Very frequently we mistake selecting a donor for selecting a child.  Your child will not be a clone of a donor anymore than your child would be a clone of you.  But we imagine if we select someone beautiful, our child will be physically attractive.  We mistake SAT scores with general intelligence.  How do you evaluate a donor’s EQ, her emotional intelligence, vs. her math scores on standardized tests?  We can’t.  So we keep going back to look again.  And again.  And again. "

The first step to recovery is what?  Admitting we have a problem right? So just admit it -- We’ve all engaged in it.  We’ve all done it.  And really don’t shake your head at me, we know you have. So how do we stop and become secure in our choices?

"Grieve your losses first.  Say goodbye to your imagined child because that’s the one you are hoping this fantasized donor will help you create.  Let go of the perfect embodiment of your partner and you.  Look for a donor you think you’d like to hang out with at Starbucks.  Try to select not a replacement for you, but someone you might be proud to know as your daughter (because, let’s face it, most ovum donors are of an age that they could be our daughters).  Select agencies that provide you with complete enough photos and profiles that you feel a sense of her and seem like you’d like her.  Many intended parents opt to meet their donors and discover they very much like these women as people.

You would most likely not select a porn queen to hang out with at Starbucks (with no offense at all to those in the adult film industry!)   So why choose her to help give you the material you need to complete your family?  Once you have grieved, and re-set your priorities, you’ll find you have lost the need to constantly keep going back to the Internet to look for the “perfect one.”"

Now we realize this is easier said than done.  But hopefully after reading this blog post a time or two you will get where we are coming from.  You will come to understand that there really is no replacing you.  There just isn’t.  You are unique and special in our own right.  And while we totally understand your why you might second guess your choices please don’t – believe in yourself, believe that the choices you are making regarding your donor selection are the right ones to make for you family.  And if you take anything away from this blog – remember this one small but important piece to all of this:

The baby you are meant to have is indeed the baby you are meant to have.

So in closing – Just close the page and just say no to donor porn.

About Carole -- Aside from being one of the most talented and brightest therapists on the planet Carole loves what she does, she takes the scary out of all things third party, and is the go to person regarding disclosure issues and having honest conversations with with you to help you have honest conversations with your child's origins.  Carole has written several pieces about talking to kids about egg donation, and has aided many many individuals become comfortable, and make peace with infertility issues especially revolving around third party reproduction.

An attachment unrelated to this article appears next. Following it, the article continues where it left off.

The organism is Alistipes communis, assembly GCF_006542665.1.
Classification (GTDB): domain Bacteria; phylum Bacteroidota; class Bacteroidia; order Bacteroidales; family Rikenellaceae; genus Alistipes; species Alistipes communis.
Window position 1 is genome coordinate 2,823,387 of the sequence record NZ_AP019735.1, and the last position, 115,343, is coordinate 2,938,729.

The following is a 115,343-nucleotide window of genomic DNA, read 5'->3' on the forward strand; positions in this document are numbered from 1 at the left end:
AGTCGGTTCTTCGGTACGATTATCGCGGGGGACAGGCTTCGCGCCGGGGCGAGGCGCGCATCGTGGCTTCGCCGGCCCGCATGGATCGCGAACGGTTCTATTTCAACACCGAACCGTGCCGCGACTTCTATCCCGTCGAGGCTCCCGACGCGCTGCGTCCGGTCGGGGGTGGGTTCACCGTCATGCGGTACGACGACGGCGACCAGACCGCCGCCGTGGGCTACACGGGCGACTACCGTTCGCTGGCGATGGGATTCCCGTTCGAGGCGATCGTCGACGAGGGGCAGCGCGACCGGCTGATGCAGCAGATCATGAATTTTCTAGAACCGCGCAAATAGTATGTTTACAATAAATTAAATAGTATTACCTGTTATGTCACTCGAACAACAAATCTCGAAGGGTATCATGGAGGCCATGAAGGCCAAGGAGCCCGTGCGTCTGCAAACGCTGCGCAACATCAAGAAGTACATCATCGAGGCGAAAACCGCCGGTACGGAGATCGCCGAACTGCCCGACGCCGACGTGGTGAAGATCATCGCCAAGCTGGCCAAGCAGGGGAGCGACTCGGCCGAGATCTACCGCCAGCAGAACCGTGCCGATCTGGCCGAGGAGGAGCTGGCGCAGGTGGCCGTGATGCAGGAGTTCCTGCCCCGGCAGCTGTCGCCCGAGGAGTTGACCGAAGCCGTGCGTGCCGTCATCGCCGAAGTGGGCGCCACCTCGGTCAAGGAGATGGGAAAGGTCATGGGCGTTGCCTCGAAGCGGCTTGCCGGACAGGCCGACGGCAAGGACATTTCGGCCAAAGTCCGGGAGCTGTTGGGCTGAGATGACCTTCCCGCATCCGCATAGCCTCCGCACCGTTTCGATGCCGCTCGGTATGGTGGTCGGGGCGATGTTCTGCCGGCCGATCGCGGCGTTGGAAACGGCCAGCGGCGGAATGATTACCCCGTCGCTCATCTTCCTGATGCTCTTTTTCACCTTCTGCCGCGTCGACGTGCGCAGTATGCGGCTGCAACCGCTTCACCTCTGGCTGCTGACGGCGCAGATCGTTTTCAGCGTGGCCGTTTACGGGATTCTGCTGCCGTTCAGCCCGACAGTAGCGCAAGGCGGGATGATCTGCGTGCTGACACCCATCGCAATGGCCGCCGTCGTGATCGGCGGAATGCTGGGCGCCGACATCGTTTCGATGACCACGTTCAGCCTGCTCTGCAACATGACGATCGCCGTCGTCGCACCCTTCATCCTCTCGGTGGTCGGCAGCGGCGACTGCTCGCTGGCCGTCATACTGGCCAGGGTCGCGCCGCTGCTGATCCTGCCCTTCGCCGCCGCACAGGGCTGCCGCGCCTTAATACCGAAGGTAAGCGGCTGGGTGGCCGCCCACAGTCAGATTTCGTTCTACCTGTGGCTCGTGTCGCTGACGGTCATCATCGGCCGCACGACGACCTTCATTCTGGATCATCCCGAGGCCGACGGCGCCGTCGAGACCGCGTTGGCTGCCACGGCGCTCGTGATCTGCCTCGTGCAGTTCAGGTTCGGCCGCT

Personally we at PVED think Carole is the bee's knee's and find her knack for helping others out of this world.

If you are in the greater LA area and would  like to contact Carole for a therapy session you can find her here: http://www.lafamilybuilding.com/index.html

Her official bio below.

Carole Lieber Wilkins is a Licensed Marriage and Family Therapist in private practice in West Los Angeles, providing individual, couples and group counseling. specialist in the field of reproductive medicine, adoption and family building options since 1986, she became a founding member of Resolve of Greater Los Angeles in 1987 and served on the Board of Directors in various positions for the next 14 years.

Ms. Lieber Wilkins is well known for her work regarding disclosure of information to children, having helped hundreds of patients feel comfortable about talking with their kids about how they built their families. Many clinics and practitioners around the world distribute to patients her groundbreaking article, Talking With Children About Their Conception. She has lectured locally and nationally, on many subjects related to infertility. She has been the keynote speaker at several Resolve symposia, and a presenter at the professional meetings of the American Psychological Association, The American Society of Reproductive Medicine, Organon Nurses Symposia and Kaiser Hospitals.

Carole is a member of the American Society of Reproductive Medicine Mental Health Professional Group, California Association of Marriage and Family Therapists, and a professional member of both Resolve and AFA. In addition, her own experience creating a family through adoption and ovum donation deepens her understanding of the challenges others face when exploring these complex family building options.

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Sunday, August 21, 2011

5 Steps to Finding an Egg Donor

5 Steps to Finding an Egg Donor by Gail Sexton Anderson   

If you are one of the thousands of intended parents who are trying to conceive (ttc) via egg donation, you may be feeling overwhelmed. Your reproductive endocrinologist (RE) has probably given you a list of egg donor agencies to contact and you may not know where to start.